Yet, without the structure of basketball and the distance from their friends and families, the athletes began to suffer more where it was most important: the classroom.

“We struggled academically as a whole. I mismanaged how to handle the whole COVID environment. Everything I do is based on structure and unity, and the thing we couldn’t do last year was provide structure or unity.”

It was incredibly difficult to adjust to the uncertainty that came with the pandemic. Martin faced his own challenges off the court, and the distraction filtered down to his staff and players. The coach absorbs all the blame, however. The bittersweet outcome from last year was that experience was gained in the most unfortunate of ways. Even though there’s no correct strategy to implement this early, there’s still a fresh foundation to build upon. One of the best attributes a coach can possess is humbleness. Martin accepted his poor performance at the helm, admitted his faults, and has now prepared his team for redemption.

Experienced Talent

The talk of the college world, or the most recent topic analysts have obsessed about, is the development of the SEC’s super-conference. Though football-based, Texas and Oklahoma will also strengthen a basketball league on the rise.

The SEC has always been good at basketball. They have the third-most conference bids in NCAA Tournament history with 283. Six schools made the Big Dance in 2021, Arkansas reaching the Elite 8. If Alabama knew how to make a free throw, they would have joined the Razorbacks. Since 2014, four different SEC programs have reached the Final Four.

Martin explained, “I got here nine years ago, and Auburn and South Carolina were at the bottom of this league. Nine years later, Auburn has been to a Final Four and South Carolina has been to a Final Four. That speaks to the level of strength of this league. With the consistency of the level of players that have been recruited along with the level of coaches, you have stability, and because of that, it makes the league really good.”

The conference is set to be loaded again, and possibly stronger than ever from top to bottom. South Carolina is in a good spot. Even though A.J. Lawson went pro, both Keyshawn Bryant and Jermaine Couisnard decided to return. The Gamecocks both lost and gained players in/from the transfer portal, but summer workouts have proven the squad is meshing well.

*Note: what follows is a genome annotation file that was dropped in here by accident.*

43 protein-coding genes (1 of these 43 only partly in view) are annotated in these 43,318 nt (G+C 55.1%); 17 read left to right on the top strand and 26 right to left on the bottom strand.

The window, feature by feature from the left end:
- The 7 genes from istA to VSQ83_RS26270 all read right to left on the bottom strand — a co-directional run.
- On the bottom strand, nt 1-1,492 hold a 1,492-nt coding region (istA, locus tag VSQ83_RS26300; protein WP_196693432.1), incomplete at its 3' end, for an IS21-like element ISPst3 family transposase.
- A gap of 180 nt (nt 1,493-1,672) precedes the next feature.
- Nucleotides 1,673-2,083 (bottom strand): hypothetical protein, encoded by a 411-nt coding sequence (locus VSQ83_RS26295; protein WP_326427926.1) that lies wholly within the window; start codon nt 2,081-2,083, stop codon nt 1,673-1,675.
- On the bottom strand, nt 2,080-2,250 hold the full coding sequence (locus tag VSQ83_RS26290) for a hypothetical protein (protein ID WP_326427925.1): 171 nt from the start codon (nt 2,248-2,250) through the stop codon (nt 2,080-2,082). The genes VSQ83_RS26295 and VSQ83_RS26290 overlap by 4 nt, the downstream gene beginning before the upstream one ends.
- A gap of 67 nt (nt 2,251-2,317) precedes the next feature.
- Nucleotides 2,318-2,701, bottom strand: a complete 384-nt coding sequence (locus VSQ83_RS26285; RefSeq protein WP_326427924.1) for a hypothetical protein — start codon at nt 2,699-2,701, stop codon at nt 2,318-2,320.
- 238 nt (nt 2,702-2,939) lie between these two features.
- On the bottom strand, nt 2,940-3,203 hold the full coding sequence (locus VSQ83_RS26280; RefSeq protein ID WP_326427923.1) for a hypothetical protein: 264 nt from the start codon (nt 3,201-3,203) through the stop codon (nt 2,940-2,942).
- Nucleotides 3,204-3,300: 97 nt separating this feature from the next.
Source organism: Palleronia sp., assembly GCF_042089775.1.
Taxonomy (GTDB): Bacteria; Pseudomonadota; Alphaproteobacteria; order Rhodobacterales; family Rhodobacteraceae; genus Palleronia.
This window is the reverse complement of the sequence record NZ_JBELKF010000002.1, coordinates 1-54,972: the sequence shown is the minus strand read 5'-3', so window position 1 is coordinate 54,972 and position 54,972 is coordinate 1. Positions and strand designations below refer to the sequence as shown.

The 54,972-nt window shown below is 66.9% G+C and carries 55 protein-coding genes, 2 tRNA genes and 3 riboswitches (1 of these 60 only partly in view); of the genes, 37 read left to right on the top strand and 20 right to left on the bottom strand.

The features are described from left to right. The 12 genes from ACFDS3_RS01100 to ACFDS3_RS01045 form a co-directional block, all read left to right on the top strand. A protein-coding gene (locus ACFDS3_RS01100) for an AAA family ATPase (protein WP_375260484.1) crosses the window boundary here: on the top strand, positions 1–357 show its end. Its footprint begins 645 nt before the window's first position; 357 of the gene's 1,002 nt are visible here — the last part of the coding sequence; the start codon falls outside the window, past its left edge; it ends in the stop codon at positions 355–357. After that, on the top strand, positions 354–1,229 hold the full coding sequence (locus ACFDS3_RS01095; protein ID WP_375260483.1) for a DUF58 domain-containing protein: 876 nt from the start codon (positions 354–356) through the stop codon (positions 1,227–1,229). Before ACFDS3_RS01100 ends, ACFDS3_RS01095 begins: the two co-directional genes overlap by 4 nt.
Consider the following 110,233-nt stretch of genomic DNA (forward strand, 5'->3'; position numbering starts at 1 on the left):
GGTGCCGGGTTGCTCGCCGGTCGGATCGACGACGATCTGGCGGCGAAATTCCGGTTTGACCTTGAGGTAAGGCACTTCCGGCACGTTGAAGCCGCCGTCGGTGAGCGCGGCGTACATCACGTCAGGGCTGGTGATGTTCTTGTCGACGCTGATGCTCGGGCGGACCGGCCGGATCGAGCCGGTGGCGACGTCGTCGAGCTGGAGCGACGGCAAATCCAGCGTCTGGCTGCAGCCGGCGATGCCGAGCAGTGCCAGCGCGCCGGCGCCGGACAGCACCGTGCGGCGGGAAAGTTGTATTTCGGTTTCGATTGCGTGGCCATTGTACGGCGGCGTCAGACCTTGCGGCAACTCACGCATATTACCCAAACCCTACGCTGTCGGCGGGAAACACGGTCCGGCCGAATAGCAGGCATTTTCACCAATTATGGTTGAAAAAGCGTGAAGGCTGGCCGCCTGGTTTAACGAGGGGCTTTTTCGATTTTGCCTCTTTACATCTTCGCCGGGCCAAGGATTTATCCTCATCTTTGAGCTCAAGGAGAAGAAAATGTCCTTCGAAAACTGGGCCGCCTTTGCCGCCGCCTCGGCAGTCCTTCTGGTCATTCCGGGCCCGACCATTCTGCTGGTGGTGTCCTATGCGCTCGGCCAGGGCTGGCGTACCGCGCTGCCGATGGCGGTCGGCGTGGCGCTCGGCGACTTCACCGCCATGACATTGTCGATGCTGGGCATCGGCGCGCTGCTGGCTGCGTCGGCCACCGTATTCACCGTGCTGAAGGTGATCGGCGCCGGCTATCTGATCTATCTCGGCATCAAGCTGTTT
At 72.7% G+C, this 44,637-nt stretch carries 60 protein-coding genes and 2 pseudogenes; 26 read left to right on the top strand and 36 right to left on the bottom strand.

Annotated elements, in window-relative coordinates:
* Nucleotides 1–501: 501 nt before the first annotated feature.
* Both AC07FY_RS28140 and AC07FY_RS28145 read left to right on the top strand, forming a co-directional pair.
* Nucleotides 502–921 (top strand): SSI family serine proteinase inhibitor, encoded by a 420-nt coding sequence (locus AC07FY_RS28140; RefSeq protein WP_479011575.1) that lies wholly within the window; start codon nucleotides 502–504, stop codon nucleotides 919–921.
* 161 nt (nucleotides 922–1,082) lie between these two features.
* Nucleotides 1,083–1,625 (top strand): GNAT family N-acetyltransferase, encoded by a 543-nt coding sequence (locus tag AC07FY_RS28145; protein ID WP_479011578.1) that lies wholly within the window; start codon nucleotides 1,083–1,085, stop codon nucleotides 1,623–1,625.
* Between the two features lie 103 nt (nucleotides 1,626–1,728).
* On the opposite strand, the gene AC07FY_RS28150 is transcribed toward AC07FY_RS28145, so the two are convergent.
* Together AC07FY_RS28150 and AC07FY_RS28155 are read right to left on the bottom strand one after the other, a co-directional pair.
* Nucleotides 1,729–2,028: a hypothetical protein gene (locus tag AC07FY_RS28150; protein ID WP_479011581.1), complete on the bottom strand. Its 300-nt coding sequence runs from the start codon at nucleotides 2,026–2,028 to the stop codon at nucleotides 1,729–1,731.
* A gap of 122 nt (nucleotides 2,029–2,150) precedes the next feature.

Center Wildens Leveque will look to work off the momentum of last season, and Erik Stevenson, a past Wichita State and Washington standout, hopes to find his fit in the Gamecock rotation. Also, James Reese V came from a North Texas team that made the second round in last year’s Tournament after upsetting Purdue, and A.J. Wilson brings his shot-blocking ability over from George Mason.

South Carolina Men’s Basketball Moving Forward

Among all the changes, the roster is full of experienced talent. There is an energy that surrounds the campus; it may be the students roaming the grounds once more, it may be the trust everyone affiliated with the school has in Martin and the program, or it could be a combination of both. Either way, there’s a buzz brewing on the court while most focus on what’s happening on the gridiron at the moment.

“What I like about this team is that desire to continue to get better, of getting along, of learning, of growing,” Martin said of his team. “At the end of the day, you either have good enough manpower or you don’t. I think our manpower is good enough, I think we’re extremely deep, I think we’re extremely competitive.”

He added, “Whether we play well or we don’t, whether we win or lose, if we get another day, it’s our job to be set on getting better.”

It’s not about mapping out expectations this season; it’s about progression and feeling good each day. There’s certainly a lot for people to be excited about in Columbia.